Risk Based CRO Management is a juggling act

Risk-based CRO management made easy

Following the implementation of the new medical device regulation (MDR 2017/745/EU) and the revised ISO 14155:2020, the planning and implementation of clinical investigations are a major challenge, especially for small and midsize medical device enterprises (sponsors).

Risk Based CRO Management is a juggling act

With often limited financial resources, small and midsize companies need to effectively plan clinical investigations of their medical devices.

Small sponsor companies depend heavily on outsourcing their clinical trial activities due to limited resources, specific knowledge and/or missing infrastructure. Their success is directly related to their CRO management approach and how they manage their CROs (Contract Research Organisations) to ensure data quality and patient safety.

The implementation of a risk-based CRO management system is most effective when the potential risks are identified, assessed, reviewed, controlled and a risk mitigation strategy is defined. 

The main targets of successful CRO management consists of quality, cost and time optimisation, thereby meeting the company’s business objectives. Sponsors expect to gain increased value through their CROs throughout the existing contract life cycle.

Control and manage risk with CRO

Select the ‘right’ CROs

Each clinical investigation has different requirements to be fulfilled. As a sponsor company, it is critical to define the objectives and goals of the outsourced activity, and to assign a team with the required experience and competencies responsible for the selection process. A well-defined request for proposal (RFP) enables the CROs to not only provide assumptions for the services required and corresponding budget estimates, but also to demonstrate their tailor-made approach to execute the planned clinical investigation.

CRO management

The service provided by the CRO, as defined in the contract between sponsor and CRO, needs to be closely monitored and managed by the sponsor. A governance plan can help define the work relationship between the sponsor and CRO, their organisational structure, and the roles and responsibilities of the corresponding project team members. Decision-making processes at different levels of the project organisation, as well as defined escalation procedures, help to establish clear communication lines and communication flow at each level of the teams.

CRO performance measurement

The sponsor should define what the most critical aspects for the planned clinical investigation, and for its business overall, are. Performance measurement is an ongoing activity and needs to be laid out at the beginning of the study (contract stage) in agreement with the CRO and monitored and fine-tuned during the relationship.  The metrics and key performance indicators (KPIs) might differ between CROs and service activities. To start with, it is necessary to agree on what should be measured and the acceptance level of the CRO performance. A regular review of the CRO performance leads to early assessments of deviations to be addressed, and, if applicable, implementation of corrective and preventive actions (CAPA). There is a tendency to ‘overmeasure’ the performance. It should be limited to no more than 20 KPIs, depending on the size of the study. Not everything that can be measured, must be measured.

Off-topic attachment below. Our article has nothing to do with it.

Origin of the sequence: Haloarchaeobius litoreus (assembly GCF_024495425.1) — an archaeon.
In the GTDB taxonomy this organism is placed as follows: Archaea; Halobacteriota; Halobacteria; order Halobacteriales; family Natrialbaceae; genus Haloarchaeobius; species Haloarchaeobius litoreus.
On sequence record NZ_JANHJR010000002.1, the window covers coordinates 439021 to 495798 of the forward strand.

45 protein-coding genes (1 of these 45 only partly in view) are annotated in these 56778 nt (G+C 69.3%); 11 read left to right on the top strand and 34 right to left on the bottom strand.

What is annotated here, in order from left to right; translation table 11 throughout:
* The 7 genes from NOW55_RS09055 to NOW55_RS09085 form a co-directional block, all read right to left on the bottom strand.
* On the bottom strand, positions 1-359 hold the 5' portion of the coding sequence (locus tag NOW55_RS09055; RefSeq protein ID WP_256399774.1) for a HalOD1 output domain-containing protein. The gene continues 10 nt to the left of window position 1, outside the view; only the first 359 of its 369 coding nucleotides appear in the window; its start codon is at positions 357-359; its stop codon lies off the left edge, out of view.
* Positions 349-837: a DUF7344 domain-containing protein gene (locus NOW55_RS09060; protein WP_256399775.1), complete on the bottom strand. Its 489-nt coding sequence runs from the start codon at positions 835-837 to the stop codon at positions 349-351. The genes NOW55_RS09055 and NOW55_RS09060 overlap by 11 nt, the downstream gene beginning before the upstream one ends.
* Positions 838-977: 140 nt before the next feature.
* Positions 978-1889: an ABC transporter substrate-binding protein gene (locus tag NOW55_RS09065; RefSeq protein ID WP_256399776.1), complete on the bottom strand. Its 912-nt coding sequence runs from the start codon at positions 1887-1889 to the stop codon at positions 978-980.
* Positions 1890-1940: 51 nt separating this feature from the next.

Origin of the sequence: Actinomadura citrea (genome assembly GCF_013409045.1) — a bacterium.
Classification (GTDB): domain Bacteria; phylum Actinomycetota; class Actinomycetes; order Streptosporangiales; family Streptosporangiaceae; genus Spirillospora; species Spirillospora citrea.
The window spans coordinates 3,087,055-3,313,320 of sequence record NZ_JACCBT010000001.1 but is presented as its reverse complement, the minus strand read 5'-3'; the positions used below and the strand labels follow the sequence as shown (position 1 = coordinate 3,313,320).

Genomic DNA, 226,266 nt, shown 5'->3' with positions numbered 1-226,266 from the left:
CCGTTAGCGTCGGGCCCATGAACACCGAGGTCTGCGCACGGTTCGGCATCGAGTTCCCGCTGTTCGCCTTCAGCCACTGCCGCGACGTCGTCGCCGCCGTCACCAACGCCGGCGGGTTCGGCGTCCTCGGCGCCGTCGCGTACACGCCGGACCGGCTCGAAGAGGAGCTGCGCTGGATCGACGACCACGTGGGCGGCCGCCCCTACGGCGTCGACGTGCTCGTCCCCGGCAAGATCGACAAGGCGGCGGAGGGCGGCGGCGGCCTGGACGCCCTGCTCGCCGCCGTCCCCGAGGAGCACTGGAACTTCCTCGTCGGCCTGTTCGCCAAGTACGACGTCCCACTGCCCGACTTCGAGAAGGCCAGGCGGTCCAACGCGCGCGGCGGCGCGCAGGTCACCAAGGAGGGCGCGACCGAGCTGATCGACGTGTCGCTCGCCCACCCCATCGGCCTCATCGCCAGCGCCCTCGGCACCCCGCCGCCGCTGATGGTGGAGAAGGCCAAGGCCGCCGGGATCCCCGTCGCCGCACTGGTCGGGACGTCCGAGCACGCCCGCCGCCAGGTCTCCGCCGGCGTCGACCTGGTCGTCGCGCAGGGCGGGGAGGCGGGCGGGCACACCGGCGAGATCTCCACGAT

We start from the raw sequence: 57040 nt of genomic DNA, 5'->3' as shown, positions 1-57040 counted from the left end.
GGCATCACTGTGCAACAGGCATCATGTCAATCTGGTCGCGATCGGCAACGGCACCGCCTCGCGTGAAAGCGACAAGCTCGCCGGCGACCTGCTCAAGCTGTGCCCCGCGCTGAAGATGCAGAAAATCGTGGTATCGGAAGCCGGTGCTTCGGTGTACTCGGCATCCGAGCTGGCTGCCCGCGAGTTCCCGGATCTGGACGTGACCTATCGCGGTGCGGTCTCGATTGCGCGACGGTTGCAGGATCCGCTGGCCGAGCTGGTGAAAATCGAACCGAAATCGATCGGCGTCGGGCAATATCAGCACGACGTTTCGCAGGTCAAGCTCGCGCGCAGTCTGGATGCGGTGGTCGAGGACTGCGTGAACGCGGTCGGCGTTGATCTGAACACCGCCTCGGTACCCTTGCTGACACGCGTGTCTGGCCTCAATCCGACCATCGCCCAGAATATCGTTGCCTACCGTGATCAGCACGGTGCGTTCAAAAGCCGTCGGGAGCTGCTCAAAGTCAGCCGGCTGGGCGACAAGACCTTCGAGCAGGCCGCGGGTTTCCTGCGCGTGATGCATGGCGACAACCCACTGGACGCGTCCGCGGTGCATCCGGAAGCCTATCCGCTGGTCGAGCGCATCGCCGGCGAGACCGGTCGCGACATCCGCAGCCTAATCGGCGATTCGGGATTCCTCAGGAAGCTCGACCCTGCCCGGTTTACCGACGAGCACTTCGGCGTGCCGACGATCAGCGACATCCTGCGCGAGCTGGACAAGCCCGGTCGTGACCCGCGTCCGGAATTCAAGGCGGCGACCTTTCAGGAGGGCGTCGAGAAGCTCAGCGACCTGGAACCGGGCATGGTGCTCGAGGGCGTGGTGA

Relationship management

Building trust between partners and CROs helps lower risk

CROs and sponsors need to develop the relationship throughout the contract lifetime, fostered upon trust and communication. Trust is the basic condition for each successful cooperation and the most sensitive part of the relationship. 

It can take a long time to be built, but it can be conversely destroyed within a very short time. Sponsors and CROs need to understand each other, their corresponding goals and expectations in the relationship, understand their different organisations, and their decision-making processes, values and philosophies. Potential misunderstandings and challenges can be avoided through regular communication, and proactively addressing any issues with suggestions 

in spirit of a team effort that encompasses the CRO and sponsor stakeholders. Open and transparent communication is an essential tool to mitigate risks in the CRO management process.

Effective CRO management implemented at the early start of a project is paramount for successfully managing not only the CRO, but also for the overall conduct of the clinical investigation.

Ultimately, the sponsor is responsible for the patient safety, quality and data integrity of a clinical investigation.

(First appeared in Medical Device Developments 2021 April addition)

Heike Schoen - managing director Lumis

This post was written by Heike Schön. Heike is the Managing Director of Lumis and has worked in management positions in clinical research for more than 20 years. Her experience ranges from conducting national and international Phase I clinical trials all the way to registration and post‑marketing activities. She had positions within contract research organisations (CROs) and in the biotechnology industry.

Heike holds a master’s degree in psychology from Freie Universität Berlin and a master’s degree in business administration from Schiller International University. Since 2002, she has been active in the Association of Clinical Research Professionals (ACRP) where she also served as a member of the Board of Trustees and as its Chair in 2010. Heike is a regular speaker at international conferences and publishes within clinical research and medical device magazines.

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